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Pioneer Manor resident Howard Bennage turns 101

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  • Written By: Karen Clarke
Pioneer Manor resident Howard Bennage turns 101

group of people posing

Family members turned out to celebrate Pioneer Manor resident Howard Bennage’s 101st birthday on July 19. Howard’s children Liz Cottrell, Kathleen Pederson, Virginia Geer and Jim Bennage, along with grandson Kevin Geer and his family came for the party.

According to daughter Liz Cottrell, her mother’s family homesteaded in Campbell County in the early 1900’s, and her Aunt Elvera Kee served as County Treasurer. Her father Howard came to Gillette with the Civilian Conservation Corps (CCC) during the Great Depression, and went to work for a local car garage and dealership in 1935 for $80 a month.

Mr. Bennage has some unique stories to tell about Gillette history in the years after the Depression, many of them centered around the Chevrolet dealership and garage, which he purchased in 1949 from Hubert Dickey. Here are some excerpts from Mr. Bennage’s recollections of those days, compiled in 1995.

From 1949 to 1962 I was sole owner under the name Bennage Chevrolet. We had one Chevrolet customer named Sam Rowe who bought a new Chevrolet coupe every year. It had to be black and Sam always paid cash out of an old Bull Durham sack he carried his cash in. If the roads were muddy he would drive it to Weston and ride his horse from Biddle, Montana, because he did not want to get his car dirty.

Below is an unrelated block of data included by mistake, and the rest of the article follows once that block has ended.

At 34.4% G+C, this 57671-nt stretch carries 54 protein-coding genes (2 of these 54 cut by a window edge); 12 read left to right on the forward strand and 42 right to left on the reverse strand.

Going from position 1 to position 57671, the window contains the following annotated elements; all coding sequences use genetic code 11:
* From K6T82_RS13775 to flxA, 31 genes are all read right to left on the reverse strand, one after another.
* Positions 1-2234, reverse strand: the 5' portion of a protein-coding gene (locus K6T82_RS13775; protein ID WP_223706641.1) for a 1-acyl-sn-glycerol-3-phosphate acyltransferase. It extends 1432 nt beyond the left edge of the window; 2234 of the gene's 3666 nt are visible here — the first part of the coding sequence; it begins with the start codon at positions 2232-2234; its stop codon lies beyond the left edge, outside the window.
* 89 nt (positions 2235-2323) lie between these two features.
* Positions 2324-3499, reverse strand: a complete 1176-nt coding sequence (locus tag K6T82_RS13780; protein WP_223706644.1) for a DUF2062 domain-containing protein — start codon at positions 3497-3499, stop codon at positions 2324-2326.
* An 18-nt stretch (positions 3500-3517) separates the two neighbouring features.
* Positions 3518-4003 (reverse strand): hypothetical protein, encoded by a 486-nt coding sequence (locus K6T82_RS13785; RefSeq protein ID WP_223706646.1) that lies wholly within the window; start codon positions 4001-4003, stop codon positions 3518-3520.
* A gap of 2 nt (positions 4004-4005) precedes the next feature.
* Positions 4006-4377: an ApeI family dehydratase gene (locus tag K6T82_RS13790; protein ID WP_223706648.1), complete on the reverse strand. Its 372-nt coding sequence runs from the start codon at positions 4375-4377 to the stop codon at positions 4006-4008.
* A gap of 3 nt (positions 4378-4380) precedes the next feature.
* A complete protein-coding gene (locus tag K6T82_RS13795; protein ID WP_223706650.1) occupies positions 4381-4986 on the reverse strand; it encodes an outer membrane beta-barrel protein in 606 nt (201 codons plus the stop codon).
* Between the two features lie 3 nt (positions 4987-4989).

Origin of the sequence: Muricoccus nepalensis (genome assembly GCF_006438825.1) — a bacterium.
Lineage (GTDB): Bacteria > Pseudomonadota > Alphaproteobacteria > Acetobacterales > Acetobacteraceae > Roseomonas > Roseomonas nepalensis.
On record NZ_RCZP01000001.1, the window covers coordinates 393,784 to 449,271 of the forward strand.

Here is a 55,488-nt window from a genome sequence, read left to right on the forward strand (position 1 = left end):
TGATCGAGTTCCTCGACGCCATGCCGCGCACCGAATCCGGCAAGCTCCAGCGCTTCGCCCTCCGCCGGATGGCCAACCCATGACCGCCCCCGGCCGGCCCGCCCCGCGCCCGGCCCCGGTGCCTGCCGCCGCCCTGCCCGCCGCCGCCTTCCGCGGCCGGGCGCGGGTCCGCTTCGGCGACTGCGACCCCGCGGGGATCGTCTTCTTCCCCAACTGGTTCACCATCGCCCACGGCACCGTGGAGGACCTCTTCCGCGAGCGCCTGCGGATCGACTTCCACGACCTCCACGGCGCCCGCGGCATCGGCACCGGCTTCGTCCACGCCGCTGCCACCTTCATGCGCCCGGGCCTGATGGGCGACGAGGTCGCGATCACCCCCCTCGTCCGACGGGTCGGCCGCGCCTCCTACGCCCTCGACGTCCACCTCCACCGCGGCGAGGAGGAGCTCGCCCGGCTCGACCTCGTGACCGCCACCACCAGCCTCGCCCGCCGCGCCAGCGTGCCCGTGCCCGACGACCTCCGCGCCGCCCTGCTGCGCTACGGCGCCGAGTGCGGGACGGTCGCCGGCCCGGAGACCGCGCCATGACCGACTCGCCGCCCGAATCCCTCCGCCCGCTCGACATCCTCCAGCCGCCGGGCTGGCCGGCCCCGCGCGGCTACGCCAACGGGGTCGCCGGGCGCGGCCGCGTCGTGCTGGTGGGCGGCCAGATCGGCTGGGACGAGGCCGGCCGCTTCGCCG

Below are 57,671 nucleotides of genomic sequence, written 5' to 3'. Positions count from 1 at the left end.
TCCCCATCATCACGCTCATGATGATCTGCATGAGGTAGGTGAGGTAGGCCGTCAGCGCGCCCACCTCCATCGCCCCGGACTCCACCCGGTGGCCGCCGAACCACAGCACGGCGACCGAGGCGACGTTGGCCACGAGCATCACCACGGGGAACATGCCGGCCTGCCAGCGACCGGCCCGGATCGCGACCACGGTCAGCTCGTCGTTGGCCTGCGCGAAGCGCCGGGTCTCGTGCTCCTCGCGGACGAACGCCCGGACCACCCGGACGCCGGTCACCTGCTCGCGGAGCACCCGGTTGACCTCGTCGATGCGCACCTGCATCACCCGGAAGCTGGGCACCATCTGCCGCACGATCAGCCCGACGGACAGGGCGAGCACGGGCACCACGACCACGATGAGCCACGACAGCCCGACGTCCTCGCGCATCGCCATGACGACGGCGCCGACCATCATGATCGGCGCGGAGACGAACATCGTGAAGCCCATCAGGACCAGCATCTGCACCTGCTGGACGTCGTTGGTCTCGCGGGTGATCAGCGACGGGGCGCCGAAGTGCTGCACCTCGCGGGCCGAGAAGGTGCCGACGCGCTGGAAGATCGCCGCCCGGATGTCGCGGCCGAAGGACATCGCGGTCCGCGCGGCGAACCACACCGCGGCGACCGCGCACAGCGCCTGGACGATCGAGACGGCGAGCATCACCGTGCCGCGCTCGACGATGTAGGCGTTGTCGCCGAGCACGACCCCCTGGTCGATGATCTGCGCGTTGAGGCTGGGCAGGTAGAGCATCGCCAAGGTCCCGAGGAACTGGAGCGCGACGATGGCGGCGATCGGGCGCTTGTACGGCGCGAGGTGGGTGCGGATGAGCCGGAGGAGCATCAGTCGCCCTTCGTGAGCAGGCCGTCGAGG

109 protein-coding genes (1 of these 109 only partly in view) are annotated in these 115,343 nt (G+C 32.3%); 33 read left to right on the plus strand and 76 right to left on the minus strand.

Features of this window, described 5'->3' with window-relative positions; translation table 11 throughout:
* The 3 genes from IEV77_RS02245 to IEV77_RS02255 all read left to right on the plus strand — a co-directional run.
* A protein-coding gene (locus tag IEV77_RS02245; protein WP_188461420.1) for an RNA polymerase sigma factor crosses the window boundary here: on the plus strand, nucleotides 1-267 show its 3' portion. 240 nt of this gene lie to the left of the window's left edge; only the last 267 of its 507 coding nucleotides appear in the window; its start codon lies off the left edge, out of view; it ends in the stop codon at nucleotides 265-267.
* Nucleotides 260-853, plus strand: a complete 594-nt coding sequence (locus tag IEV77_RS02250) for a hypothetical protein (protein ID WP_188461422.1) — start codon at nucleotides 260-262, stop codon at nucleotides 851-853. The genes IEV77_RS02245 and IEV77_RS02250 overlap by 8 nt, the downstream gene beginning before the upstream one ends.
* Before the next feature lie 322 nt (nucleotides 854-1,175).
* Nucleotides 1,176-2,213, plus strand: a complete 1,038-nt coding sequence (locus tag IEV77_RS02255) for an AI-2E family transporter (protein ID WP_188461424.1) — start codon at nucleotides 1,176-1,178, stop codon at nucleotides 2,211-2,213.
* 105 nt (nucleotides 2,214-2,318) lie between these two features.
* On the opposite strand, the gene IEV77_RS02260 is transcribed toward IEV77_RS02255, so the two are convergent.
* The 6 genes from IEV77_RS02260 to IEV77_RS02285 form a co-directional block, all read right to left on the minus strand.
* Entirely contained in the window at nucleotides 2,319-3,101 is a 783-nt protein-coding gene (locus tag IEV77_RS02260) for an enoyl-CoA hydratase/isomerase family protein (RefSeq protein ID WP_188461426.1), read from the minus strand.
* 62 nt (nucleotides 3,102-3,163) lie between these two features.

Another interesting story was about the lady from Wyodak who would bring her car in for service. In the back seat was her “kitty”, a wild bobcat. The boys were afraid to get in the car so she had to get in and start it so they could check the motor.

We had another customer, Eric Ohman, who wanted more power for his jeep so he ordered a complete Cadillac motor and installed it himself. I asked him how it worked and he said he could outrun an antelope now.

Howard and his wife Alberta sold the dealership in 1962 and bought a ranch in the Lander area. They retired to Missouri, on land that had been in Howard’s family since the Civil War.

Daughter Liz Cottrell wanted to bring Howard closer to the rest of the family after her mother’s death, so Howard came back to Gillette.

“I’m so happy with the care my dad is getting at Pioneer Manor,” said Liz. “Everyone is very patient with him, and we found out what really good care was.”

According to Howard, when you reach 101 years old, you can do whatever you want!